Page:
My Hypocritical & Totally Unsolicited Marriage Advice to my Single Friends

For a little less than a week now, I have been a married woman. I met the love of my life and married him in front of all of our family and friends. To be honest, I still haven’t truly come down from all of the events: bridal shower, bachelorette party, wedding, and reception. As a matter of fact, I’m writing this piece on our honeymoon, while my husband sleeps; it’s really been a wild ride. Between all of the pictures, presents, and posts on social media, one could get a little caught up and forget about reality. What do I mean by being caught up? Please allow me to explain. I’ve found that a lot of people turn into relationship experts on being single once they become married. The woman who has only been married for five seconds suddenly has the key to being “single and satisfied” (ugh I hate that phrase), and is full of unsolicited advice for all of her single girlfriends on how to land a great husband. Well, at the risk of being hypocritical, I’m going to attempt the same feat and offer every single person my unsolicited advice on marriage, and here it is. WAIT.

Yep, two days into my honeymoon, fresh off my wedding week, I am giving that type of advice, and here’s why. When people first meet someone, the representatives are in full effect and few people are being their true selves. In short, you’re not meeting the real person; you’re meeting who that person wants to present to the public. This isn’t new information. If you’ve been dating for any period of time, then you’ve figured this out already.

Having a “representative” isn’t necessarily a bad thing. People do it all the time, even outside of the dating scene. For example, if you’re on the phone with your girls (or boys) talking about your plans for your getaway to New Orleans, then the conversation would be very relaxed and informal. If, however, your boss (or a prospective employer) called on the other line and you clicked over to take the call, the conversation, even your tone of voice, would change to a more formal and professional manner. We’ve all seen mothers do this while fussing at one of the kids, only to change to a calm tone while answering a business call. It’s called code switching, and it’s perfectly normal.

The only problem with code switching as it relates to dating is that often, we fall in love with the representative and not the real person. We start buying the cover or the “code” and are completely blindsided once the real person is revealed. We start hollering, “Oh you’ve changed,” when the truth is that they just couldn’t keep up the facade any longer.

And don’t get me wrong; I’m not dogging people and discouraging relationships. (Hello, I just got married!) What I’m saying is that everyone should wait before committing their emotions to a person and a relationship. Why? Because in the words of my daddy, Apostle MJ Carter, “You gotta give crazy a chance to show up.” Everyone. And I repeat EVERYONE has a bit of crazy. Everyone has some things that aren’t all the way straight. Everyone has a bit of game, and everyone (to a certain extent) is selfish.

The thing is that most people aren’t gonna show that up front. They’re gonna give you the lovable representative that’s easy to fall for, so that you end up committing all of your time and energy to the relationship. Then, 3-9 months later, after you’ve put in a serious investment of your time, emotions, money, and so much more, then they’ll hit you with the real. Something will happen that will literally knock the wind out of you (and not in a good way). But because you will have invested so much into this relationship, it’ll be hard to walk away. Additionally, you may even believe that this behavior is just a fluke, just a one time occurrence because, after all, you’ve never seen this type of behavior from this person, so it must just be a fluke. But you’re wrong. It’s not a fluke. It’s the beginning signs of the representative exiting the building. Like my dad said, “You gotta give crazy a chance to show up.”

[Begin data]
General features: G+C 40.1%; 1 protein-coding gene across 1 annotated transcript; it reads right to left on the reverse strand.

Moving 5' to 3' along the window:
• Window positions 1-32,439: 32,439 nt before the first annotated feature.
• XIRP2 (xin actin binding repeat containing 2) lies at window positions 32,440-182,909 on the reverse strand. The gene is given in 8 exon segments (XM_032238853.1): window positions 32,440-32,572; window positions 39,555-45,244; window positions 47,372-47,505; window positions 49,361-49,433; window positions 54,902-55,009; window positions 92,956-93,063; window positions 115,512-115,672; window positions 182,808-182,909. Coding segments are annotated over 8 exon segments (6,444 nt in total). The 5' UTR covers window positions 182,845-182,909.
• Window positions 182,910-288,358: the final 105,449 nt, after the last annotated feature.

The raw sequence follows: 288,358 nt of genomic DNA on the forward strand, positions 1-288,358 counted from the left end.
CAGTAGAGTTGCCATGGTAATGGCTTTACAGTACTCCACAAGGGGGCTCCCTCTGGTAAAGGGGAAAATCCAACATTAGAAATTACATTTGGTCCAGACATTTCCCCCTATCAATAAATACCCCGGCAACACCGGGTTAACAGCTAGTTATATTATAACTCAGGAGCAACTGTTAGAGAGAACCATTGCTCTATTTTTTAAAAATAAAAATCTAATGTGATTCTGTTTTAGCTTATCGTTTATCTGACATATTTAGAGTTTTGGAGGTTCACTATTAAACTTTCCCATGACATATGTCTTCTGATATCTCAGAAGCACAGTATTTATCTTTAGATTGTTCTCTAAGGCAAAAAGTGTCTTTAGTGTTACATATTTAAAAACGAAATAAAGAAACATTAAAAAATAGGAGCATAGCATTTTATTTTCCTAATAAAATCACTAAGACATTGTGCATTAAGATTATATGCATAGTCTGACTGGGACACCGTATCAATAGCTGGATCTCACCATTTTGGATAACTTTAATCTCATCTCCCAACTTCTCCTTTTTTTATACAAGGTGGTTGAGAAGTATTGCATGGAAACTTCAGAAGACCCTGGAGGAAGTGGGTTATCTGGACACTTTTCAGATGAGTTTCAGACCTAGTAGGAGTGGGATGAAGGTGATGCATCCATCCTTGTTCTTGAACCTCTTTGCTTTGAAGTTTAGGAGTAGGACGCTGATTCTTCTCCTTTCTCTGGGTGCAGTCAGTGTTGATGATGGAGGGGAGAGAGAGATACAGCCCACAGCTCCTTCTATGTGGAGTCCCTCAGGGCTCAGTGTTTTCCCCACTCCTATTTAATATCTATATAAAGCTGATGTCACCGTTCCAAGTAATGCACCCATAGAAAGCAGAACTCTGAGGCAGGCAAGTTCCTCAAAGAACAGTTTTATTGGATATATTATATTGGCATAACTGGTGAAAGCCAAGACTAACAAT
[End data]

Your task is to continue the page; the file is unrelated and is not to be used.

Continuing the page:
What does this quote mean? It means people aren’t gonna come straight out with the crazy, and everybody has it. Instead, they’ll put on their best manners, and be on their best behavior. The good part of this is that people aren’t able to keep up this facade forever. Eventually glimmers of the true person will show up before the full on truth comes out. This is why waiting is so important. You have to wait long enough to see what type of crazy that you’re getting (because believe me that EVERYBODY has it). After you’ve seen exactly what you’re getting, then you can make an informed decision.

The problem with most people is that they make the decision to commit to a person and fall in love BEFORE the crazy is revealed. Then once the final shoe drops, they’re too invested in the relationship to walk away even if the crazy is something that they hate. That’s why waiting is important.

I don’t say this as some recently married woman who has now become the oracle on dating and single life. I say this as a serial monogamist who frequently committed way too early in relationships, only to find myself romantically attached to a monster. If I were to chronicle the drama and the war wounds that I’ve collected because of my behaviors, it would be a best seller. (In fact, one day I might lol!) The truth is that I am writing this out of a moment of self-reflection. People tried to give me this same advice earlier in life, and I didn’t listen. Because of it, I had to endure much more than I should have.

Now, in my moment of reflection in my time of peace and happiness, I am looking back on my past and hoping someone will be smarter than I was and heed my advice. Wait. If you need any further proof, remember this. No one ever complains about taking too long to marry someone; the opposite can’t be said.

Much Love,

Jenene

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